Third, the United States believes that these recent formulations of the principle of permanent sovereignty over natural resources are simply bad policy-regardless of the legalities of the issue. The major mechanism for the transfer of real sources to the developing world has been investment from private sources—not official aid. It requires no sophisticated analysis to demonstrate that these transfers are discouraged when nations adhere to formulations which of themselves create additional risks of uncompensated loss of investments.

Press Release USUN-27(75), Apr. 2, 1975.

On December 30, 1975, the Department of State issued a statement of U.S. policy toward nationalizations involving U.S. firms and the ensuing settlement negotiations. The following is an excerpt:

The President of the United States, in January 1972, drew attention to the importance which the United States attaches to respect for the property rights of its nationals. He stated that the policy of the United States concerning expropriatory acts includes the position that: “Under international law, the United States has a right to expect: -That any taking of American private property will be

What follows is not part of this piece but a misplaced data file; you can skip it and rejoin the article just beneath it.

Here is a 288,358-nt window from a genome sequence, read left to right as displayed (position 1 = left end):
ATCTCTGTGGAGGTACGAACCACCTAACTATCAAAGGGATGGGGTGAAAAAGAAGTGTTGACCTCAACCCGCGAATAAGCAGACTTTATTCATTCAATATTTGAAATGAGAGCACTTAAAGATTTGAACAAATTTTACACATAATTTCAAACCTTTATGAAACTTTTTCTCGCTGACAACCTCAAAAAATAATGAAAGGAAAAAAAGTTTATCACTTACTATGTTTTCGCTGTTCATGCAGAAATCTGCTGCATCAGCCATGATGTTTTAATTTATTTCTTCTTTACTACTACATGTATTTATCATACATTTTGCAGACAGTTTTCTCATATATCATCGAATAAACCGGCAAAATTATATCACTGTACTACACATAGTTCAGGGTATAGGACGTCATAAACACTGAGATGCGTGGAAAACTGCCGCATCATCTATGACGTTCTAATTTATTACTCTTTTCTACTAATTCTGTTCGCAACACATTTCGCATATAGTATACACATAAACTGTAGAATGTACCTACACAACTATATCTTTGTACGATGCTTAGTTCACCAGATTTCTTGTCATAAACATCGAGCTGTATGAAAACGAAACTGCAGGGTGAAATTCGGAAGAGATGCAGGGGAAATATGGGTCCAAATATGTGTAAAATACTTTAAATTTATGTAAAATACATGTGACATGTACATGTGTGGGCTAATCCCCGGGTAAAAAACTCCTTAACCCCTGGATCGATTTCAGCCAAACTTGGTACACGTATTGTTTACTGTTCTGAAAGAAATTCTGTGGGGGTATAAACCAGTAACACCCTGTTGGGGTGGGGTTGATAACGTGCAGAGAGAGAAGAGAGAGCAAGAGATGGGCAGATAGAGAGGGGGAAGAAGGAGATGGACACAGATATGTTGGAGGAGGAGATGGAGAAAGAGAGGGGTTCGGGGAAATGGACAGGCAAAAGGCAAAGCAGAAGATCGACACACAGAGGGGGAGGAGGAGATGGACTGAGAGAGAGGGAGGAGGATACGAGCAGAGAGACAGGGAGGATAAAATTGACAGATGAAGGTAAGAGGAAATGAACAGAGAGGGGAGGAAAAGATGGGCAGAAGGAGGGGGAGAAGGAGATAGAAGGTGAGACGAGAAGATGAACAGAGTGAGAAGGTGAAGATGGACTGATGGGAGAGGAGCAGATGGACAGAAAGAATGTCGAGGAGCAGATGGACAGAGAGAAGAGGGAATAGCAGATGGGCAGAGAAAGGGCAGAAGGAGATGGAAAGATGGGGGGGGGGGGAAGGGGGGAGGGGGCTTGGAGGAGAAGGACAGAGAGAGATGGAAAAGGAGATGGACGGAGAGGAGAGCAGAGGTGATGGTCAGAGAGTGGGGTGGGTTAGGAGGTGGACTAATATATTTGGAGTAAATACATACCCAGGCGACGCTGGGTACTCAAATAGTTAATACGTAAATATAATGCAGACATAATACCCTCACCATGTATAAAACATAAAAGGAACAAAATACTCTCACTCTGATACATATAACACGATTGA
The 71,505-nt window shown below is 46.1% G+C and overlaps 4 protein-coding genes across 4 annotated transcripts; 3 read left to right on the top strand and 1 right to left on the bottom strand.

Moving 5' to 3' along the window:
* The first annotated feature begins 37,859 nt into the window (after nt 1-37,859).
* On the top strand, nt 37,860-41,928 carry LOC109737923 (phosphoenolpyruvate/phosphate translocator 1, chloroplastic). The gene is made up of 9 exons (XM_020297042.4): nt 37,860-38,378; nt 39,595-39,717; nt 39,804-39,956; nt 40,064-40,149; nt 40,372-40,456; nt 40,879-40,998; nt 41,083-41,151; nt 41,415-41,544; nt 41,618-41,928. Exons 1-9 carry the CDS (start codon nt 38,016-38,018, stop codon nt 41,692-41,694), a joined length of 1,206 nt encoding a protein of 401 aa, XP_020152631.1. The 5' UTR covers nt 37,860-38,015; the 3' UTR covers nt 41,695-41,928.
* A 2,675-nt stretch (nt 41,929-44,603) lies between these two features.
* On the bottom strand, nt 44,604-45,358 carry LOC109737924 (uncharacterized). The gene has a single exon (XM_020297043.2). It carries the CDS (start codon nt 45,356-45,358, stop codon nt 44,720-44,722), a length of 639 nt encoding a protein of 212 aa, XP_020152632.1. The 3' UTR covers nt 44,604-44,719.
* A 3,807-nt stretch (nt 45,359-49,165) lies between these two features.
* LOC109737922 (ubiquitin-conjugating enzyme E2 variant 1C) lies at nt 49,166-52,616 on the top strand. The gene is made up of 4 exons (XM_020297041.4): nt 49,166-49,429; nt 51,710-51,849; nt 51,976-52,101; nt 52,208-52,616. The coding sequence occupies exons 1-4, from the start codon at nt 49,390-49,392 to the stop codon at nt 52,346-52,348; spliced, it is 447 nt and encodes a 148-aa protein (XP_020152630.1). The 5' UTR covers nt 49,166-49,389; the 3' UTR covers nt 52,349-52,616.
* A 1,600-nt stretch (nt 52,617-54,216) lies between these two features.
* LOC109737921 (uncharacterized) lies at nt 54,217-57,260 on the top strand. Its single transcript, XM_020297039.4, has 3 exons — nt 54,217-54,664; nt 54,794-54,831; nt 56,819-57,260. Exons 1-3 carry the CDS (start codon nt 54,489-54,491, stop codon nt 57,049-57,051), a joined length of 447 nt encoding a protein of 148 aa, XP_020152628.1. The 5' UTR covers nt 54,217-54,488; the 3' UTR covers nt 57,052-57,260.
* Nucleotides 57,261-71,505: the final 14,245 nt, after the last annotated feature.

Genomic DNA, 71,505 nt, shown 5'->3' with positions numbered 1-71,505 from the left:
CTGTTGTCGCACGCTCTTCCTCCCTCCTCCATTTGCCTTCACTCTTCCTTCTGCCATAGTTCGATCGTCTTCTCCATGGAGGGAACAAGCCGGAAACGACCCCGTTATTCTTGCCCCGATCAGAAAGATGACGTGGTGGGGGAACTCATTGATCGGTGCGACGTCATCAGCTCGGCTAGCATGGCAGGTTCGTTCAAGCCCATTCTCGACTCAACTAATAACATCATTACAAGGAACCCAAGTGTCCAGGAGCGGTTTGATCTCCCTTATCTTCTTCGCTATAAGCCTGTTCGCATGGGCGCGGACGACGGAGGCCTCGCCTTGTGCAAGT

nondiscriminatory; - That it will be for a public purpose; and -That its citizens will receive prompt, adequate, and effective

compensation from the expropriating country." With regard to current or future expropriations of property or contractual interests of U.S. nationals, or arrangements for "participation" in those interests by foreign governments, the Department of State wishes to place on record its view that foreign investors are entitled to the fair market value of their interests. Acceptance by U.S. nationals of less than fair market value does not constitute acceptance of any other standard by the United States Government. As a consequence, the United States Government reserves its rights to maintain international claims for what it regards as adequate compensation under international law for the interests nationalized or transferred.

Dept. of State Bulletin, Vol. LXXIV, No. 1910, Feb. 2, 1976, p. 138. For the Presidential policy statement of Jan. 19, 1972, see Dept. of State Bulletin, Vol. LXVI, No. 1702, Feb. 7, 1972, pp. 152–154. See also the 1973 Digest, pp. 382-383.